Anywhere or Everywhere? What is the difference?

“Anywhere” means “one of many places” and “Everywhere” means all places. “Anywhere” is usually used with negative sentences but can also be used with positive sentences whereas “everywhere” is always used with positive sentences.

We often use Anywhere and Everywhere in the context of looking for something.

We use “anywhere” when we think of each place that we look for that object. 

I can’t think of anywhere it could be.

In this case, we are thinking about each individual place it could possibly be.

We use “Everywhere” when we want to refer to all of the places together.

I checked everywhere but I couldn’t find it. 

More example sentences of anywhere and everywhere


  • I didn’t see your car anywhere.
  • I can’t play golf anywhere. It is too expensive.
  • I don’t see anywhere open. I am starving.
  • Is there anywhere to go out tonight?
  • Could you find your hat anywhere here?


  • I searched everywhere but I couldn’t find it.
  • That smell is everywhere. I can’t get rid of it.
  • I want to go everywhere. I can’t decide.
  • There are people in masks everywhere I go.

Everywhere in the negative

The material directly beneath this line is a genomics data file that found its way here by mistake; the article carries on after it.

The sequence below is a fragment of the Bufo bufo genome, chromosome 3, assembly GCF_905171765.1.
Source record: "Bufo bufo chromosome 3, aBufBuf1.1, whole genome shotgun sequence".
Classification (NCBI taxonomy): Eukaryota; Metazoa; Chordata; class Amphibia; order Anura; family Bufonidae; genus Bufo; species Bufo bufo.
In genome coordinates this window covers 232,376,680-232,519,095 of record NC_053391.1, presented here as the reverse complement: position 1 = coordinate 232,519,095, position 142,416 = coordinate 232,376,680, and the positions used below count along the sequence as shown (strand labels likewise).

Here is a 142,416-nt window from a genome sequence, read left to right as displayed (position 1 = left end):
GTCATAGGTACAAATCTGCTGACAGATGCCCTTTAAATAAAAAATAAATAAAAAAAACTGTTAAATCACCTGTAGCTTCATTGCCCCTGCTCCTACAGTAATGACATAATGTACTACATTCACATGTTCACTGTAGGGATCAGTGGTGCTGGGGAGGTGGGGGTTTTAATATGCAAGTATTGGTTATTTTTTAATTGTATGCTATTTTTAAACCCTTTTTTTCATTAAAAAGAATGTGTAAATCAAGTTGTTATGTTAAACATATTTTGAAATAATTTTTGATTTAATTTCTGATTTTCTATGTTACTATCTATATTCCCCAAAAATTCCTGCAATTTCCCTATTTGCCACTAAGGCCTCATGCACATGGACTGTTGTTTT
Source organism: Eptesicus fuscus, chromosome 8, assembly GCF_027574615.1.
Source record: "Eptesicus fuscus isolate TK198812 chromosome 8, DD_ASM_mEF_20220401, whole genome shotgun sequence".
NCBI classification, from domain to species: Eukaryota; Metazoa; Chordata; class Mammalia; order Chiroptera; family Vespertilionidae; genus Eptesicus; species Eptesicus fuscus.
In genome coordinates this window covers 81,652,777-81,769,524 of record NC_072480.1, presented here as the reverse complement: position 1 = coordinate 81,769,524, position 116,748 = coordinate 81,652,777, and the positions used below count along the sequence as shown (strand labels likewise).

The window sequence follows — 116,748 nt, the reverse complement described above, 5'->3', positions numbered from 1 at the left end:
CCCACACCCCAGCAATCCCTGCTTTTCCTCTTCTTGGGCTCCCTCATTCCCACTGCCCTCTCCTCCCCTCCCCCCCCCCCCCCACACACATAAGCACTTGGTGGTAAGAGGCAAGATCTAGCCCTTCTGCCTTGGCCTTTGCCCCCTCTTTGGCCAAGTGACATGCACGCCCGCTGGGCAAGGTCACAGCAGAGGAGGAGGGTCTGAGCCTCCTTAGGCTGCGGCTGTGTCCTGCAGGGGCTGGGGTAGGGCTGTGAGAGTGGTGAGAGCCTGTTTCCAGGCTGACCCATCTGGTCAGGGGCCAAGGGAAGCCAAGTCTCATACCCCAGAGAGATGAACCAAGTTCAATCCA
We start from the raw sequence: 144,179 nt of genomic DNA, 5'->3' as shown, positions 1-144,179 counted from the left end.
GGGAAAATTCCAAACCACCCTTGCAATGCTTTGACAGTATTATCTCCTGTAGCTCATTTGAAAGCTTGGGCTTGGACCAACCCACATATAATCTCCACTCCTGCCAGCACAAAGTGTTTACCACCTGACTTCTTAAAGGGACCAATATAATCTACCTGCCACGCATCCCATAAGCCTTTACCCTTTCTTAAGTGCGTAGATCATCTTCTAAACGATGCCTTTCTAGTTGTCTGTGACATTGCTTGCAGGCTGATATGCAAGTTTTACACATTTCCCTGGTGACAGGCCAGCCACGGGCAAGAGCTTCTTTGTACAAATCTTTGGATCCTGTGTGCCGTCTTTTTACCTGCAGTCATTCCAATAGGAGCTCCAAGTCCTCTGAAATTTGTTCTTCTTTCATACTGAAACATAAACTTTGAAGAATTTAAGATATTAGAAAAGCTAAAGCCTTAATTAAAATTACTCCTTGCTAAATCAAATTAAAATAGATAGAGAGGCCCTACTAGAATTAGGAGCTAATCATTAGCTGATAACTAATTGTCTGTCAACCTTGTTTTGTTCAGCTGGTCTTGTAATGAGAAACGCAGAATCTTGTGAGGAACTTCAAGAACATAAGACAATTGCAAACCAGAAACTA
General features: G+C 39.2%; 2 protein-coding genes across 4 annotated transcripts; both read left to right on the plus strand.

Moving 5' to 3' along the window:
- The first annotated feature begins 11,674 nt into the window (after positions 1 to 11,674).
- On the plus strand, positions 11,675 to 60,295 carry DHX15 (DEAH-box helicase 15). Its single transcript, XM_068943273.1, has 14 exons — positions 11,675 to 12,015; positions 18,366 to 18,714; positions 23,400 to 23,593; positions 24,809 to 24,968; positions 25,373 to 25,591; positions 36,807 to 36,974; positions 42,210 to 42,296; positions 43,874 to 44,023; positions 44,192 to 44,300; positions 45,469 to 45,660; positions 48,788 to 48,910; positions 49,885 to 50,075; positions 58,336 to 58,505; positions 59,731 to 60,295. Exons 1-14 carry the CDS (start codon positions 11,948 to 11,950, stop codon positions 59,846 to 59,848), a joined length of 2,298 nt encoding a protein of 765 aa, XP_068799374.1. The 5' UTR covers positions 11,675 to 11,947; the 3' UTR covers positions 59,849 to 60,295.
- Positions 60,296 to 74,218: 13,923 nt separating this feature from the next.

It is possible to use “everywhere” in the negative. It often implies that you could find something in some places but not in all places.

I couldn’t find those molecules everywhere. 

This sentence implies that there are molecules in some parts but not in every part. It is important to notice this and it might not be a good idea to use “everywhere” in the negative because it can be confusing. 

Anywhere or Any where?

Anywhere should always be one word and not two words. “Any where” is a misspelling and should not be used in English.

What about somewhere?

“Somewhere” refers to a specific place whereas with “anywhere” the place doesn’t matter.

I want to go somewhere where the sun always shines.

I don’t care where we go, let’s go anywhere.

You can read about the difference between “some” and “any” in my full article here.